A couple walk by a campaign poster with a photograph of Popular Party leader and current Prime Minister of Spain Mariano Rajoy and with a slogan reading in Spanish ‘Spain: Seriously’, in Madrid, Saturday, Dec. 19, 2015. The Spanish general elections will be held on Sunday, Dec. 20. (AP Photo/Daniel Ochoa de Olza)
MADRID (AP) — Spaniards angry with 21 percent unemployment and seemingly endless corruption cases are voting in an historic national election — and the country’s traditional two-party political system may be broken up in this vote by strong showings for two new upstart parties.
Spain has been dominated for more than three decades by the ruling Popular Party and the main opposition Socialists, which have alternated running the government.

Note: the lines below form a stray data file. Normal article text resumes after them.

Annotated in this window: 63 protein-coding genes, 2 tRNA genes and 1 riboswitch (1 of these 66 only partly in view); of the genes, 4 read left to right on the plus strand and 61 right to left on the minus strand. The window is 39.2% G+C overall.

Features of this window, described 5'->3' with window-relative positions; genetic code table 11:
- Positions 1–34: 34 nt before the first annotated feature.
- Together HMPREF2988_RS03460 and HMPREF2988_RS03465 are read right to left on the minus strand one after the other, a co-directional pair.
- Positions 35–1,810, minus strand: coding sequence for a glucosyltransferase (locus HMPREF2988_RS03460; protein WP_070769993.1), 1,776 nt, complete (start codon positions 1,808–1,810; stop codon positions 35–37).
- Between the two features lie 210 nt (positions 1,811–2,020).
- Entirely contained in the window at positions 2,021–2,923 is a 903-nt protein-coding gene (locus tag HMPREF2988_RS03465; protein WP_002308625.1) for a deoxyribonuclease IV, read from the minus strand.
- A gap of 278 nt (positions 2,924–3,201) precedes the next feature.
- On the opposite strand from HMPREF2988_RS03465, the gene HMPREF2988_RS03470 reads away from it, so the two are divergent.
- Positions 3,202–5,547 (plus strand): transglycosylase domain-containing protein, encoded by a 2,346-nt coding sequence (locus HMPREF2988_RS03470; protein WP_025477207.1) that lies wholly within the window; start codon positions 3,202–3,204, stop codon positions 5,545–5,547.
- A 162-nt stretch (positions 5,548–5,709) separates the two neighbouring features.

But many voters casting ballots on Sunday were expected to support the business-friendly Ciudadanos party or the far-left Podemos party.
Polls predict the right-of-center Popular Party will get the most votes but not enough to retain its parliamentary majority.
Prime Minister Mariano Rajoy has said he would seek an alliance with politicians outside his Popular Party to prevent a leftist coalition from taking power.
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